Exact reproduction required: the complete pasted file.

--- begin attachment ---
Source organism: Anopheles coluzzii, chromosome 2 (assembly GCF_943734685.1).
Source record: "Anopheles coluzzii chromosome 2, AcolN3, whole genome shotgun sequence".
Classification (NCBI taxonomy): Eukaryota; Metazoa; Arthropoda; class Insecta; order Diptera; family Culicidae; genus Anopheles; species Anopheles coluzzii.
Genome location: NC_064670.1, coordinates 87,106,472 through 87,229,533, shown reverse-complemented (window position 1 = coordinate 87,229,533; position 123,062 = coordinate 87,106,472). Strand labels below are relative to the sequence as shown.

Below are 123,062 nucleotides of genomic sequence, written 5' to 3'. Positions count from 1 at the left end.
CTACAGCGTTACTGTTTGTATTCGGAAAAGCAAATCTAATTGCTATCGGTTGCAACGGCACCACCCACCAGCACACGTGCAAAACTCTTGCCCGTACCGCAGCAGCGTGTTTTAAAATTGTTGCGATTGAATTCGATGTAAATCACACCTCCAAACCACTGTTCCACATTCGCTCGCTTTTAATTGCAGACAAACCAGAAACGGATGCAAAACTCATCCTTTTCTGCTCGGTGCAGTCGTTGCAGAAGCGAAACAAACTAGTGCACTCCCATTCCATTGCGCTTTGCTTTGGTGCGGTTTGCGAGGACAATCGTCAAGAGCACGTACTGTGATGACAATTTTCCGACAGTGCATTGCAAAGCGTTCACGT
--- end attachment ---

Source organism: Anopheles coluzzii, chromosome 2 (assembly GCF_943734685.1).
Source record: "Anopheles coluzzii chromosome 2, AcolN3, whole genome shotgun sequence".
Classification (NCBI taxonomy): Eukaryota; Metazoa; Arthropoda; class Insecta; order Diptera; family Culicidae; genus Anopheles; species Anopheles coluzzii.
Genome location: NC_064670.1, coordinates 87,106,472 through 87,229,533, shown reverse-complemented (window position 1 = coordinate 87,229,533; position 123,062 = coordinate 87,106,472). Strand labels below are relative to the sequence as shown.

Below are 123,062 nucleotides of genomic sequence, written 5' to 3'. Positions count from 1 at the left end.
CTACAGCGTTACTGTTTGTATTCGGAAAAGCAAATCTAATTGCTATCGGTTGCAACGGCACCACCCACCAGCACACGTGCAAAACTCTTGCCCGTACCGCAGCAGCGTGTTTTAAAATTGTTGCGATTGAATTCGATGTAAATCACACCTCCAAACCACTGTTCCACATTCGCTCGCTTTTAATTGCAGACAAACCAGAAACGGATGCAAAACTCATCCTTTTCTGCTCGGTGCAGTCGTTGCAGAAGCGAAACAAACTAGTGCACTCCCATTCCATTGCGCTTTGCTTTGGTGCGGTTTGCGAGGACAATCGTCAAGAGCACGTACTGTGATGACAATTTTCCGACAGTGCATTGCAAAGCGTTCACGT